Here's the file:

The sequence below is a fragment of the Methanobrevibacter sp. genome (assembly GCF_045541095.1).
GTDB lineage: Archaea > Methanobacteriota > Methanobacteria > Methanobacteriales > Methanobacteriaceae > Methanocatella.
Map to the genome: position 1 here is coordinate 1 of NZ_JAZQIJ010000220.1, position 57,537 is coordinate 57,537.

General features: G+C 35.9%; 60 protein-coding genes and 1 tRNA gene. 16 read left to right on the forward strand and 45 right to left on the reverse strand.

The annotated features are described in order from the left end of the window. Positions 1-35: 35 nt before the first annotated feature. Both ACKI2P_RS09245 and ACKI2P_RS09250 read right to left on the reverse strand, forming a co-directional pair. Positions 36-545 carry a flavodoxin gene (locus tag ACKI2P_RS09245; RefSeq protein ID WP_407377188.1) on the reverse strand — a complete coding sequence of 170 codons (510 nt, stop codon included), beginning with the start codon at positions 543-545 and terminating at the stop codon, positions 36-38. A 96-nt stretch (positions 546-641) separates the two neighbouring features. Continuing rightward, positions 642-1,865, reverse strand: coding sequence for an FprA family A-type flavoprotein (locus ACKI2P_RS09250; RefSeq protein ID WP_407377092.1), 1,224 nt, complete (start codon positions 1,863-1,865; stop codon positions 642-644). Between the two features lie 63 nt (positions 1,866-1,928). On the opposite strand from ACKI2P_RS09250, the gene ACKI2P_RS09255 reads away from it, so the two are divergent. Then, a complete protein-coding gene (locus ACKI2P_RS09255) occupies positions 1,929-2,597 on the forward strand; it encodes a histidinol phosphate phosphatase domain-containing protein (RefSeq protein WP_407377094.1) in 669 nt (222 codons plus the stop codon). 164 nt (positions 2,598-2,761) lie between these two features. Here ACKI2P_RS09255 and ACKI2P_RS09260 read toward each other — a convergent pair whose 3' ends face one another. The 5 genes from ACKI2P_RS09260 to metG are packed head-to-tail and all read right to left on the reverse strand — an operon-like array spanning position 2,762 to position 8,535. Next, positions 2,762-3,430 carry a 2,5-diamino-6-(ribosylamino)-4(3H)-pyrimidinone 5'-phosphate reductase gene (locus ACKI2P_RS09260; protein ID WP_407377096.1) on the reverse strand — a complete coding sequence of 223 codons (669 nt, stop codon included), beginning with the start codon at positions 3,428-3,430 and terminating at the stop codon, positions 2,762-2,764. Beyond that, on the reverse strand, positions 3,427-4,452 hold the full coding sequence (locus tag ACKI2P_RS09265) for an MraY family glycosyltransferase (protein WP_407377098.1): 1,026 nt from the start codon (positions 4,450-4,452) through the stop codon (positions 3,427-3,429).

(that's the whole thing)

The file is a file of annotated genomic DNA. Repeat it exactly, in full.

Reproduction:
The sequence below is a fragment of the Methanobrevibacter sp. genome (assembly GCF_045541095.1).
GTDB lineage: Archaea > Methanobacteriota > Methanobacteria > Methanobacteriales > Methanobacteriaceae > Methanocatella.
Map to the genome: position 1 here is coordinate 1 of NZ_JAZQIJ010000220.1, position 57,537 is coordinate 57,537.

General features: G+C 35.9%; 60 protein-coding genes and 1 tRNA gene. 16 read left to right on the forward strand and 45 right to left on the reverse strand.

The annotated features are described in order from the left end of the window. Positions 1-35: 35 nt before the first annotated feature. Both ACKI2P_RS09245 and ACKI2P_RS09250 read right to left on the reverse strand, forming a co-directional pair. Positions 36-545 carry a flavodoxin gene (locus tag ACKI2P_RS09245; RefSeq protein ID WP_407377188.1) on the reverse strand — a complete coding sequence of 170 codons (510 nt, stop codon included), beginning with the start codon at positions 543-545 and terminating at the stop codon, positions 36-38. A 96-nt stretch (positions 546-641) separates the two neighbouring features. Continuing rightward, positions 642-1,865, reverse strand: coding sequence for an FprA family A-type flavoprotein (locus ACKI2P_RS09250; RefSeq protein ID WP_407377092.1), 1,224 nt, complete (start codon positions 1,863-1,865; stop codon positions 642-644). Between the two features lie 63 nt (positions 1,866-1,928). On the opposite strand from ACKI2P_RS09250, the gene ACKI2P_RS09255 reads away from it, so the two are divergent. Then, a complete protein-coding gene (locus ACKI2P_RS09255) occupies positions 1,929-2,597 on the forward strand; it encodes a histidinol phosphate phosphatase domain-containing protein (RefSeq protein WP_407377094.1) in 669 nt (222 codons plus the stop codon). 164 nt (positions 2,598-2,761) lie between these two features. Here ACKI2P_RS09255 and ACKI2P_RS09260 read toward each other — a convergent pair whose 3' ends face one another. The 5 genes from ACKI2P_RS09260 to metG are packed head-to-tail and all read right to left on the reverse strand — an operon-like array spanning position 2,762 to position 8,535. Next, positions 2,762-3,430 carry a 2,5-diamino-6-(ribosylamino)-4(3H)-pyrimidinone 5'-phosphate reductase gene (locus ACKI2P_RS09260; protein ID WP_407377096.1) on the reverse strand — a complete coding sequence of 223 codons (669 nt, stop codon included), beginning with the start codon at positions 3,428-3,430 and terminating at the stop codon, positions 2,762-2,764. Beyond that, on the reverse strand, positions 3,427-4,452 hold the full coding sequence (locus tag ACKI2P_RS09265) for an MraY family glycosyltransferase (protein WP_407377098.1): 1,026 nt from the start codon (positions 4,450-4,452) through the stop codon (positions 3,427-3,429).